I had the "sex talk" with my daughter this year when she was 8. I attended a class that said children should be told before age 10 because girls can (and often do) start menstruating at age 11! Also, I believe in honesty, and when my daughter asked how the baby comes out and how does it get in there, I told her the honest truth. She asked follow up questions, which I answered but did not go beyond. I was told by my mother at a later age and I was "grossed out" by it all. Best to do it young, and answer questions honestly.
I have two girls 11 and 9-1/2. I brought one of those books, made for young girls that talk about the body, puberty, etc. I was not ready either and the book broke the ice. I researched online, and then went into store to glance/speed read the book before giving it to her/them. But she's at the age where her menstrual can begin at any time, and U want Your daughter to be knowledgeable and educated based on what You taught her. Not something she learns from outside your home. But I also emphasize that sex/having kids are for adults. They need to wait until after college and being married to have kids or a serious committed relationship for that matter.
Hey M.. I do think she is too young at this time. Just give her a little kid around talk for a while, but I did not talk with my daughters until they were 12 years old. They hear alot, good and bad, but they know alot more then you think. I have a 18 year old and a 16 year old, and have a very good realationship. I just think I would wait for another year at least before I TALKED to her about conception or any kind of sex relations at all. Kim
My husband and I have 4 kids and with the three older ones we have had "the talk" when they were 10. My youngest will be 10 in a few years and will have "the talk" then too. Good Luck and your daughter (while it may be embarrassing now) will appreciate the fact that you told her and not someone else.
Please tell her more than my Mom told me. Nothing. Just not to sit on boys laps. Pitiful, isn't it?
I think children should know about sex and where babies come from as soon as you think they will comprehend the conversation. You don't have to be graphic. I would be truthful and in a manner that can be explained delicately. The bigger deal you make of it, the worse a child will feel about the whole thing.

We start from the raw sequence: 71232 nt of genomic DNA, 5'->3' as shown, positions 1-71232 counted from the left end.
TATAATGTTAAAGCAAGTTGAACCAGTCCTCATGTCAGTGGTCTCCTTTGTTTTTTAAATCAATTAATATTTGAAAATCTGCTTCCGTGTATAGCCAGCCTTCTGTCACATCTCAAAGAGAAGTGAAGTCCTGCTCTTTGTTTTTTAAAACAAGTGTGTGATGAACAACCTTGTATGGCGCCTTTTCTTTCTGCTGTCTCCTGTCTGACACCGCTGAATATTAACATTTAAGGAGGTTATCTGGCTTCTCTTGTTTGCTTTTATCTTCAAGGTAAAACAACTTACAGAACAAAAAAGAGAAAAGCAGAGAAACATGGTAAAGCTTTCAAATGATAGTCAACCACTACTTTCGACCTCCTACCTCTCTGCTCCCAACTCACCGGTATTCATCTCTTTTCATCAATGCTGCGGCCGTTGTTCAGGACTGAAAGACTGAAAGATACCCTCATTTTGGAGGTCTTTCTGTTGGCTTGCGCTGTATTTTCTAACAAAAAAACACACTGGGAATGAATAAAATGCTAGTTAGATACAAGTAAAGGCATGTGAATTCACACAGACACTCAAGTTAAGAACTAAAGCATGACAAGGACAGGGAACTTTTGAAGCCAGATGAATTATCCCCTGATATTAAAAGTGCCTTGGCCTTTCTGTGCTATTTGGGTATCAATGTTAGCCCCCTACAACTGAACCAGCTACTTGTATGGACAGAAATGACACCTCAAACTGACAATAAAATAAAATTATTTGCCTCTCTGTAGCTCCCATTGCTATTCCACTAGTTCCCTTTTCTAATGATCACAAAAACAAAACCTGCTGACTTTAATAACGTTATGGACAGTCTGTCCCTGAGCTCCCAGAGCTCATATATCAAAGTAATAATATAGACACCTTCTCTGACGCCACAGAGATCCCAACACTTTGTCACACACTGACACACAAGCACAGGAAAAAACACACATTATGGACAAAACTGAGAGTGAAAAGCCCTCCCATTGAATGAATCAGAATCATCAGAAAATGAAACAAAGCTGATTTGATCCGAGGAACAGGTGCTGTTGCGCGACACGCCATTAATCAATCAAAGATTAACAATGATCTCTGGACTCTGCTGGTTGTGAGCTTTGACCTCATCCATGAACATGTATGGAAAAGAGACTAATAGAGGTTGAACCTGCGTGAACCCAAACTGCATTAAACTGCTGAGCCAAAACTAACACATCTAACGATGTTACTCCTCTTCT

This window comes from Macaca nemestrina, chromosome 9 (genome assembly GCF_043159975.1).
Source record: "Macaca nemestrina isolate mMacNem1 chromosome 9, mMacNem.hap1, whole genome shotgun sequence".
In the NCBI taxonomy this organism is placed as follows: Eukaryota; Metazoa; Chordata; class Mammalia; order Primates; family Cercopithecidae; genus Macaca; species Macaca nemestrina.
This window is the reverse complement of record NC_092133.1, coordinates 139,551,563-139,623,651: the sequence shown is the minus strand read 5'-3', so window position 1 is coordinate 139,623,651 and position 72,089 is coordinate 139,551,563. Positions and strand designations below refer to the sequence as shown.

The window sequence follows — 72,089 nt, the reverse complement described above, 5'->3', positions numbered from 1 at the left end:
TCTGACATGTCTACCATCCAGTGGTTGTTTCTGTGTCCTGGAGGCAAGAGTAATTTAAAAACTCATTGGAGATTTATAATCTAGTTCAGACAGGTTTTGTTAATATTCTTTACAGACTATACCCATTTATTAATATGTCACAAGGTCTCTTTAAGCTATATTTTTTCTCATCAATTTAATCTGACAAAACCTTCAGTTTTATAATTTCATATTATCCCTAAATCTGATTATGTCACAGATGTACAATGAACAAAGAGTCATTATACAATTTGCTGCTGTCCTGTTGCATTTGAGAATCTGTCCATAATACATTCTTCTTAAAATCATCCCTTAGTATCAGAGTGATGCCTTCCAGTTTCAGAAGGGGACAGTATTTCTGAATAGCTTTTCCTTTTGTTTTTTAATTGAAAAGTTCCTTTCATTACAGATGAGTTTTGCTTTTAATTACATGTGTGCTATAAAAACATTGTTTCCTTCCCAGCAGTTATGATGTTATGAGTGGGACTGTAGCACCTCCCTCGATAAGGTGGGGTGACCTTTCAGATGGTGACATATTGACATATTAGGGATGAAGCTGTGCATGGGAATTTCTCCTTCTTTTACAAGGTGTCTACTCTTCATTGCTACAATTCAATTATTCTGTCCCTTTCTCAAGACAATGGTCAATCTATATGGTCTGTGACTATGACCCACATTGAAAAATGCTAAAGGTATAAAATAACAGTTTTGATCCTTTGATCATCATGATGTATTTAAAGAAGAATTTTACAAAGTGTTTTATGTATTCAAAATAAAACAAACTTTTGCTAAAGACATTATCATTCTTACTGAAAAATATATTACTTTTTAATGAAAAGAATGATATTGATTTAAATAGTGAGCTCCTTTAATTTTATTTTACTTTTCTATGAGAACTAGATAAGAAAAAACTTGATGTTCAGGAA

I do not feel it is too soon... Your daughter is old enough to begin her cycle. I was ten when I began mine. As long as everyone is open about it, and you promote that if you have an 'open door' to her, she will at least be comfortable to come to you instead of going elsewhere to learn.
Ask yourself "Would I rather I tell her enough to make us both satisfied, or would I rather her friends tell her?"...
It amazes me still what I know went around school at that age and I am sure still does.
Be calm, be patient... most of all, breath if you speak with her. It will be okay. :)
I have a daughter who is 13 now, but I had the talk with her at 9 years of age. Kids hear so much about sex from outside the home that it is important for parents to inform their kids so that these kids don't get misinformed. I don't find it the most easy subject to talk about, but it is part of life and we as parents need to keep the communication channels open with our kids so that they can feel comfortable talking to us about anything including sex and drugs. One thing that I stressed to my daughter was that sex is a very powerful emotional feeling that you need to fully understand because it can majorly change your life forever.
My 9yo is already having the hormonal mood swings so no, it's not too soon! We haven't had the whole 'talk' yet, but we have talked about the chemicals in her body called hormones and how they can affect how she's feeling emotionally -- and how that coincides with Mom's hormonal swings, so we need to work on getting along during that time, lol. She's seen me go through two pregnancies since she was 5, tho, so we have a starting ground. We're Christians, so we come from the standpoint that God designed a part of your body to make babies, and this is part of the process. I try to stay very simple and matter-of-fact about it, b/c I don't want her to feel like I don't want to talk about it and the go elsewhere for her information.